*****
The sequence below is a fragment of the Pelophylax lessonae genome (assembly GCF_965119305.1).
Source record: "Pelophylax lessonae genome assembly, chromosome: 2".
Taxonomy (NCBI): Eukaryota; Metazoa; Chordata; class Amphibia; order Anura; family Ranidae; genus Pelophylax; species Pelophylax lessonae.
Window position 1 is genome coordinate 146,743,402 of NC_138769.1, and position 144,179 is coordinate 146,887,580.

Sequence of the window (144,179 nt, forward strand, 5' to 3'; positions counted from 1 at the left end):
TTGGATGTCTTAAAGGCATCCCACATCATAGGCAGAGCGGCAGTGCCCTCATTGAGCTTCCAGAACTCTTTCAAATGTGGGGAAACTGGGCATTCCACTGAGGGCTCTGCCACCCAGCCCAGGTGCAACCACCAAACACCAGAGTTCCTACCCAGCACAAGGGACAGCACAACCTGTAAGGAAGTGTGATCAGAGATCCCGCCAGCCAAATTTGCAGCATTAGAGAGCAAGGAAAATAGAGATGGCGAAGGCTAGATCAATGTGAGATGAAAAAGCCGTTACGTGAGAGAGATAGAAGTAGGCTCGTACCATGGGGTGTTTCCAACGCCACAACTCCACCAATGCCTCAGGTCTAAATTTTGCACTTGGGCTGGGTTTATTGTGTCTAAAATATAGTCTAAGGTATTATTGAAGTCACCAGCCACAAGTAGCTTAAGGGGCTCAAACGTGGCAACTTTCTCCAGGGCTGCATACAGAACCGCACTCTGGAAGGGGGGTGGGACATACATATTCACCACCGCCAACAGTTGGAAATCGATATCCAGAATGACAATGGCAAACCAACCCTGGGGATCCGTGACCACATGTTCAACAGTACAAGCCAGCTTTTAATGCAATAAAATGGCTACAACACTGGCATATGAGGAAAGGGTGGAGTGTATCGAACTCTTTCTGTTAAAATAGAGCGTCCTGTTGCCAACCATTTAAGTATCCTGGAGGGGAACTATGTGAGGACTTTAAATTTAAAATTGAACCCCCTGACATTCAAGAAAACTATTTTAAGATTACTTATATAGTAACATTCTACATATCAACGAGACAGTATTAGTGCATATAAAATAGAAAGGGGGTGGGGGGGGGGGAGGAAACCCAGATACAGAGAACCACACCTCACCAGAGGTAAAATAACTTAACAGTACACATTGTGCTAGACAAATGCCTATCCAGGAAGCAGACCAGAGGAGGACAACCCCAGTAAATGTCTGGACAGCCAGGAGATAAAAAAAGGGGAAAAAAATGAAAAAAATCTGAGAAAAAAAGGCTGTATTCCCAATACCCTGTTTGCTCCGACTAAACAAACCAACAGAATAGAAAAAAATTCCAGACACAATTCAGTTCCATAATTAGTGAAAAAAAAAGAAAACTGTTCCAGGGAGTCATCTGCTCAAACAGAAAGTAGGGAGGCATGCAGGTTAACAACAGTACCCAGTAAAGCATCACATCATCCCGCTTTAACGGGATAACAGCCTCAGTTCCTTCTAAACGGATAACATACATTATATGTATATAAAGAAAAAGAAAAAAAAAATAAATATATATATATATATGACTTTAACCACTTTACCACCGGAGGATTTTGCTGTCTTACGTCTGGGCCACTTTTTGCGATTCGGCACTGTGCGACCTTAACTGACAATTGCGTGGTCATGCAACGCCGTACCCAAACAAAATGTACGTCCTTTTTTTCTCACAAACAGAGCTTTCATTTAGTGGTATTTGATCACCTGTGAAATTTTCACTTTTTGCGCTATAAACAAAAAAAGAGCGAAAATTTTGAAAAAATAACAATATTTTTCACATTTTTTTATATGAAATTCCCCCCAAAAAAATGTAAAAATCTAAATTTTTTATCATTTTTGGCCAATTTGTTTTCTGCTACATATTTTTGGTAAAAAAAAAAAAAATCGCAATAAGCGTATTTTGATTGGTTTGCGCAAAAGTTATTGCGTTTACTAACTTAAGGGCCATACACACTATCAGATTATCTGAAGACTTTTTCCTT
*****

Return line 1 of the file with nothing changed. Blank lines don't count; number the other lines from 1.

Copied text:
The sequence below is a fragment of the Pelophylax lessonae genome (assembly GCF_965119305.1).